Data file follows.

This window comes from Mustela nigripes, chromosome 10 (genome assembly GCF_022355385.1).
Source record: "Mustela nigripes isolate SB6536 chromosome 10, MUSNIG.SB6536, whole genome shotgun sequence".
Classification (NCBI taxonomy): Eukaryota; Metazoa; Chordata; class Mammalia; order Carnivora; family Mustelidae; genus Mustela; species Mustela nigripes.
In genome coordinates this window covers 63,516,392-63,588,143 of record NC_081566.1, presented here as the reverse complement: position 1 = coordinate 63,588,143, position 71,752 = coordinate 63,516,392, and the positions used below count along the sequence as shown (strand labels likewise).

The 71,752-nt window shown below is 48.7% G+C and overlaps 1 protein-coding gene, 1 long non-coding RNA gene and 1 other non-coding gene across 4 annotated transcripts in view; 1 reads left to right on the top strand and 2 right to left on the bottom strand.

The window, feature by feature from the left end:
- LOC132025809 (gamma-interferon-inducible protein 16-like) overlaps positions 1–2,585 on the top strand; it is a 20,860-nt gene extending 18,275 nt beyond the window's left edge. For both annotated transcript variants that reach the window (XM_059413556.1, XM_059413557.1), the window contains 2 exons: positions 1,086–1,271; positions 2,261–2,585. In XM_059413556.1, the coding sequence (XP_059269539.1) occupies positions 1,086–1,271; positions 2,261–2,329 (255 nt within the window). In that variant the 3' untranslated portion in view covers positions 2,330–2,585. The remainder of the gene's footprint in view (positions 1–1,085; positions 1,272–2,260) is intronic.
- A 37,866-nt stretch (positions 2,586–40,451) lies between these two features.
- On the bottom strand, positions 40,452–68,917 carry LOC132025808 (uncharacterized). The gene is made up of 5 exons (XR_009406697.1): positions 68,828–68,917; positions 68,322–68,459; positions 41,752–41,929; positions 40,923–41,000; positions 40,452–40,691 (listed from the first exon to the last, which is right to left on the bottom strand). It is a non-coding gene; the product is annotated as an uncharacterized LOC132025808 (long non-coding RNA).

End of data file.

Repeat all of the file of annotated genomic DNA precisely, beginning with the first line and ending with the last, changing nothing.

This window comes from Mustela nigripes, chromosome 10 (genome assembly GCF_022355385.1).
Source record: "Mustela nigripes isolate SB6536 chromosome 10, MUSNIG.SB6536, whole genome shotgun sequence".
Classification (NCBI taxonomy): Eukaryota; Metazoa; Chordata; class Mammalia; order Carnivora; family Mustelidae; genus Mustela; species Mustela nigripes.
In genome coordinates this window covers 63,516,392-63,588,143 of record NC_081566.1, presented here as the reverse complement: position 1 = coordinate 63,588,143, position 71,752 = coordinate 63,516,392, and the positions used below count along the sequence as shown (strand labels likewise).

The 71,752-nt window shown below is 48.7% G+C and overlaps 1 protein-coding gene, 1 long non-coding RNA gene and 1 other non-coding gene across 4 annotated transcripts in view; 1 reads left to right on the top strand and 2 right to left on the bottom strand.

The window, feature by feature from the left end:
- LOC132025809 (gamma-interferon-inducible protein 16-like) overlaps positions 1–2,585 on the top strand; it is a 20,860-nt gene extending 18,275 nt beyond the window's left edge. For both annotated transcript variants that reach the window (XM_059413556.1, XM_059413557.1), the window contains 2 exons: positions 1,086–1,271; positions 2,261–2,585. In XM_059413556.1, the coding sequence (XP_059269539.1) occupies positions 1,086–1,271; positions 2,261–2,329 (255 nt within the window). In that variant the 3' untranslated portion in view covers positions 2,330–2,585. The remainder of the gene's footprint in view (positions 1–1,085; positions 1,272–2,260) is intronic.
- A 37,866-nt stretch (positions 2,586–40,451) lies between these two features.
- On the bottom strand, positions 40,452–68,917 carry LOC132025808 (uncharacterized). The gene is made up of 5 exons (XR_009406697.1): positions 68,828–68,917; positions 68,322–68,459; positions 41,752–41,929; positions 40,923–41,000; positions 40,452–40,691 (listed from the first exon to the last, which is right to left on the bottom strand). It is a non-coding gene; the product is annotated as an uncharacterized LOC132025808 (long non-coding RNA).